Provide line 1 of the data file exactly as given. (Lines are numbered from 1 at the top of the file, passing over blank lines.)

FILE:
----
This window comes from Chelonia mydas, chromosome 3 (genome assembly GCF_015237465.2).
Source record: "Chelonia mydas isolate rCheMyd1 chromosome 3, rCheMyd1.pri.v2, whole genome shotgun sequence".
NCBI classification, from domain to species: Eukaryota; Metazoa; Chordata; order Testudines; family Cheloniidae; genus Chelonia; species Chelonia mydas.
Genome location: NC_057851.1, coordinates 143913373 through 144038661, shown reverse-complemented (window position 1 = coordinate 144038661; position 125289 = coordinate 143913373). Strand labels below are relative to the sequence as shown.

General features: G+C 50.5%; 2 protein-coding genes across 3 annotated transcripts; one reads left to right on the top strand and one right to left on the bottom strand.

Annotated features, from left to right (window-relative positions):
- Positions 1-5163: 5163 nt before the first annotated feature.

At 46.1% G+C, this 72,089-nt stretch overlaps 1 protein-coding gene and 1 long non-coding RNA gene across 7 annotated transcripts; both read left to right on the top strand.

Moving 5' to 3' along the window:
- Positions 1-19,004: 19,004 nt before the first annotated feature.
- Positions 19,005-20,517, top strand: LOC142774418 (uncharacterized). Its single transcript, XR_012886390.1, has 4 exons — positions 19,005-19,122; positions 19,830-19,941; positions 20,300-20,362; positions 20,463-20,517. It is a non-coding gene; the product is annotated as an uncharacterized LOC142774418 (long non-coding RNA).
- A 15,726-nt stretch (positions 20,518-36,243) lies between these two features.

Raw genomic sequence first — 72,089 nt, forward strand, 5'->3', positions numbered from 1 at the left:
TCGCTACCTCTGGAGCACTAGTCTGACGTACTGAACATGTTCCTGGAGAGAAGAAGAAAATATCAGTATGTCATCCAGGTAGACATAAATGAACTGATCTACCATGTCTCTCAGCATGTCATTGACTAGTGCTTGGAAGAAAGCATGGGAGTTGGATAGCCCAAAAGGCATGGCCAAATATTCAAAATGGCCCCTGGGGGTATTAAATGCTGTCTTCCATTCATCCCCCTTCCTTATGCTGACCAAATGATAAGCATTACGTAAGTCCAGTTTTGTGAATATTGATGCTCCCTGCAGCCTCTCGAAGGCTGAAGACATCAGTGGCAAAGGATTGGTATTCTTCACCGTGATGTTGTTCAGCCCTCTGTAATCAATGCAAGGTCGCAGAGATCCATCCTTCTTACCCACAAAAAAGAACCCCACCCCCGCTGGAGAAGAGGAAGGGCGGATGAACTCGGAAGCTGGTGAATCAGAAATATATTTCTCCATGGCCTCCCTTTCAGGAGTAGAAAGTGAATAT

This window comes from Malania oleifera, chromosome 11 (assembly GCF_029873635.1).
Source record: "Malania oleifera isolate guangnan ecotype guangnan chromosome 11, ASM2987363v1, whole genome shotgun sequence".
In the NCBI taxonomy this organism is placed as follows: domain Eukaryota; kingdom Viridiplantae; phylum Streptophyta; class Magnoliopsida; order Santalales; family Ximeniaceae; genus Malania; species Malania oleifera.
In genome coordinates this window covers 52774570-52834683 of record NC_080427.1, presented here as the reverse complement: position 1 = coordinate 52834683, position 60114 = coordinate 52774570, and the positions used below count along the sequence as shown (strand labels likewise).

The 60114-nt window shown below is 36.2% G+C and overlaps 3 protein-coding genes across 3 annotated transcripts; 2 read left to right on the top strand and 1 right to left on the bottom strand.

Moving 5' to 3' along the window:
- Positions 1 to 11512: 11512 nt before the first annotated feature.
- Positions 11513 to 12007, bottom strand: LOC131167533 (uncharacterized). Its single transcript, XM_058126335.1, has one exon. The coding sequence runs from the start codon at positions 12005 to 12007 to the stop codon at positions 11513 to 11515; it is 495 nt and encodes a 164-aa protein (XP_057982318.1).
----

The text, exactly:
This window comes from Chelonia mydas, chromosome 3 (genome assembly GCF_015237465.2).